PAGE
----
a traditional IRA into a Roth IRA can be a wise idea,
depending on your circumstances. It's true that a
conversion will trigger a current federal income tax bill,
which is generally based on the balance of your traditional
IRA reduced by any nondeductible contributions.
However, the following benefits will likely make the
transaction worth it:
Begin Planning for a Roth IRA Conversion
Income Limits on
Roth IRA Contributions
article to the left assumes that you’re ineligible to
make annual Roth IRA contributions because your income
is too high. The ability to make such contributions is
phased out between modified AGI of $95,000 to $110,000
for unmarried taxpayers (between $150,000 to $160,000
for joint filers).
eligibility to make annual Roth contributions is
unaffected by whether you (or your spouse, if married)
participate in an employer-sponsored retirement
Annual Roth IRA
contributions are limited to the same amounts as
traditional IRAs. Obviously, if you are interested and
eligible to make annual Roth contributions based on your
income, you should do that instead of contributing to a
traditional IRA and converting.
income and gains earned in the Roth account are allowed to
in your Roth IRA can then be withdrawn
federal-income-tax-free after the account is at least five
years old and you’ve reached age 59 1/2.
addition, your Roth IRA is exempt from the required minimum
distribution rules which force you to begin taking annual
withdrawals after age 70 1/2. In contrast, other
tax-advantaged retirement accounts, including traditional
IRAs, are subject to the mandatory distribution rules.
reasons, a Roth conversion can be a very attractive tax
Conversions are Currently Limited,
There’s one big current problem with the Roth conversion
idea for taxpayers with high incomes: You’re not eligible for
the conversion privilege in any year that your modified
adjusted gross income (MAGI) exceeds $100,000.
However, the new Tax Increase Prevention and
Reconciliation Act, enacted in May, eliminates the
unfavorable MAGI restriction. Unfortunately, this
taxpayer-friendly change doesn’t kick in until 2010. So until
then, the current $100,000 MAGI rule will continue to prevent
higher-income folks from taking advantage of the Roth
Is There Anything You Can Do
If you want to plan ahead for the upcoming unlimited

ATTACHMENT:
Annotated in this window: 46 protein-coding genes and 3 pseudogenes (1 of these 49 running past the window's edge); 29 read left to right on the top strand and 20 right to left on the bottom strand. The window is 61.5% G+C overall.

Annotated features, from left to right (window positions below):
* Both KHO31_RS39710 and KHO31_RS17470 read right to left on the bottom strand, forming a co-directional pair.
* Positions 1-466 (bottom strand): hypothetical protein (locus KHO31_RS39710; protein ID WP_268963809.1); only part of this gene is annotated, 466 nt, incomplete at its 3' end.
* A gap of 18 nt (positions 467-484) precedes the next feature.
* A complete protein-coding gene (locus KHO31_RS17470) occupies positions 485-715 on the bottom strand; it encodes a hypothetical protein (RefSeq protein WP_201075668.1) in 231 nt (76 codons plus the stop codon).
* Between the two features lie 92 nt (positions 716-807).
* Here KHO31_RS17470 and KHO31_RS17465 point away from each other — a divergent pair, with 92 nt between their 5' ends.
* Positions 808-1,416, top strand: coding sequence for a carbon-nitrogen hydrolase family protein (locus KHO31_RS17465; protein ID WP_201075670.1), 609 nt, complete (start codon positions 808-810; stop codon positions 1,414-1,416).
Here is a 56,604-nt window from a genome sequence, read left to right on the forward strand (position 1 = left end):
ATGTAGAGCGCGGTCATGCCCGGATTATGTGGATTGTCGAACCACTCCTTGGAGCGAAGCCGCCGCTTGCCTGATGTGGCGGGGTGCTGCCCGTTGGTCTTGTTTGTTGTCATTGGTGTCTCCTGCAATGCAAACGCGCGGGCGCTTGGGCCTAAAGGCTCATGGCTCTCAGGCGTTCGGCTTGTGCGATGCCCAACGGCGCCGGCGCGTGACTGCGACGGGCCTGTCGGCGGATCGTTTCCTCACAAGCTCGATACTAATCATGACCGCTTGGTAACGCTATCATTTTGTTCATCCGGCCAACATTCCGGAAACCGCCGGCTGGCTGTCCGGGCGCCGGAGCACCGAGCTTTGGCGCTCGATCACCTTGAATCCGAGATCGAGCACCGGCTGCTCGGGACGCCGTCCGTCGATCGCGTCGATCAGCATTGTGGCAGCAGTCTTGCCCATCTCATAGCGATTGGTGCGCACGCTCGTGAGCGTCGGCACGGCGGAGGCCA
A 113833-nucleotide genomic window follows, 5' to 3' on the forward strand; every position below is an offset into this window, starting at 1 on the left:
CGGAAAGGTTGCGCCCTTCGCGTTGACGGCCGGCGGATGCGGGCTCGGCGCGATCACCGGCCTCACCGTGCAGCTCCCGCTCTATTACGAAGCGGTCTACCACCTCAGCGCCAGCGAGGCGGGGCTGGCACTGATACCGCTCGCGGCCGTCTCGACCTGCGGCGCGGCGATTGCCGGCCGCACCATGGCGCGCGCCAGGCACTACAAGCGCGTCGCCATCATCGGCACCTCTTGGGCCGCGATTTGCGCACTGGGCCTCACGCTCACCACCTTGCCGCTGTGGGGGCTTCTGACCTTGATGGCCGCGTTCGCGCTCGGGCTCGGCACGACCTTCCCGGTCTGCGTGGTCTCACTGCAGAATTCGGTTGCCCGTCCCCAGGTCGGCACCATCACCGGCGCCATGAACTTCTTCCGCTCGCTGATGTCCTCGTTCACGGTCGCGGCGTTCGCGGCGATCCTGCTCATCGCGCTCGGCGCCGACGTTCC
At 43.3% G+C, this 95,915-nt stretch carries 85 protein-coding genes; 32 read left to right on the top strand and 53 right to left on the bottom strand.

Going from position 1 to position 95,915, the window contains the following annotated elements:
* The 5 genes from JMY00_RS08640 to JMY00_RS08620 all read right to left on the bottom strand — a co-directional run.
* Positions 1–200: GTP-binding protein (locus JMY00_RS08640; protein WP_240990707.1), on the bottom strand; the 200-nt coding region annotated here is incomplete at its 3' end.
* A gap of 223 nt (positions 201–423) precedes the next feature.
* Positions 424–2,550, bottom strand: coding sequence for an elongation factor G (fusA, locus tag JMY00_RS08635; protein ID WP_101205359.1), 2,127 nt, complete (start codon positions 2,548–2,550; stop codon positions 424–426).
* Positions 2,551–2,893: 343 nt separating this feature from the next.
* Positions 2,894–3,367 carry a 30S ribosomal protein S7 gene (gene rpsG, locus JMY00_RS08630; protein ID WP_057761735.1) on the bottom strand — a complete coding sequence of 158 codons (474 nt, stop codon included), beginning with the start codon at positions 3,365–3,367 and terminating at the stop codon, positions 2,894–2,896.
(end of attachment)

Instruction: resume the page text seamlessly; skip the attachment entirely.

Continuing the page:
Roth conversion bonanza, you can do so by loading up your
traditional IRA with as much money as possible between now and
then. That way, you will have a substantial balance that can
be converted to Roth status in 2010.
If you are in the
high-income category, you probably can’t make any deductible
traditional IRA contributions (see bottom right-hand box for
the rules). But you can always make nondeductible
traditional IRA contributions if you have earned income for
the year and have not reached age 70 1/2. You can receive
earned income from salary as an employee, from self-employment
activities, or even from alimony payments made to you by your
How much can you contribute to a nondeductible traditional
IRA? For the 2006 and 2007 tax years, you can put in the
1. $4,000 ($5,000 if you’ll be
age 50 or older as of the end of the year) or
2. Earned income.
For 2008 through 2010, the amounts increase. You can
contribute the lesser of: $5,000 ($6,000 for those age 50 or
older as of year-end) or earned income. If you’re married, the
same contribution limits apply to your spouse so he or she can
fund a separate nondeductible IRA.
Therefore, if you are under age 50, you can contribute up
to $23,000 for the 2006 through 2010 tax years ($4,000 each
for 2006 and 2007 equals $8,000 plus $15,000 for the $5,000
contributions for 2008, 2009 and 2010). If you will be 50 or
older at the end of all those years, you can contribute up to
$28,000. The same goes for your spouse. Then in 2010, you can
convert your nondeductible traditional IRA into a tax-free
Assuming you have no other traditional
IRAs (including SEP accounts and SIMPLE-IRAS), you would only
be taxed on the earnings that have accumulated in your
The deadline for making a nondeductible traditional IRA
contribution for each tax year is April 15 of the following
year (the date is extended until the next business day if it
falls on a Saturday or Sunday). But you can also make your
contribution for each year as early as January 1 of that year.
Once you turn 70 1/2, you can no longer contribute to a
But Will the Roth Conversion Rules
Really Change in 2010?
have noted that Congress could decide to change its mind in
the future and eliminate this favorable provision before it
ever becomes effective. They argue that if there is a change
of political power in Washington, it will not survive.
Even if you’re not convinced that the new Roth
conversion rules will actually go into effect in 2010,
following this strategy of putting the maximum in
nondeductible traditional IRA contributions between now and
then doesn’t have much downside. Why? Because you will at
least get the advantage of tax-deferred earnings with a
nondeductible traditional IRA. The chance to possibly convert
the traditional account into a tax-free Roth IRA down the road
is just icing on the cake. So if you want to plan ahead, there
is no big reason not to do so, as long as you realize the
possibility of political change.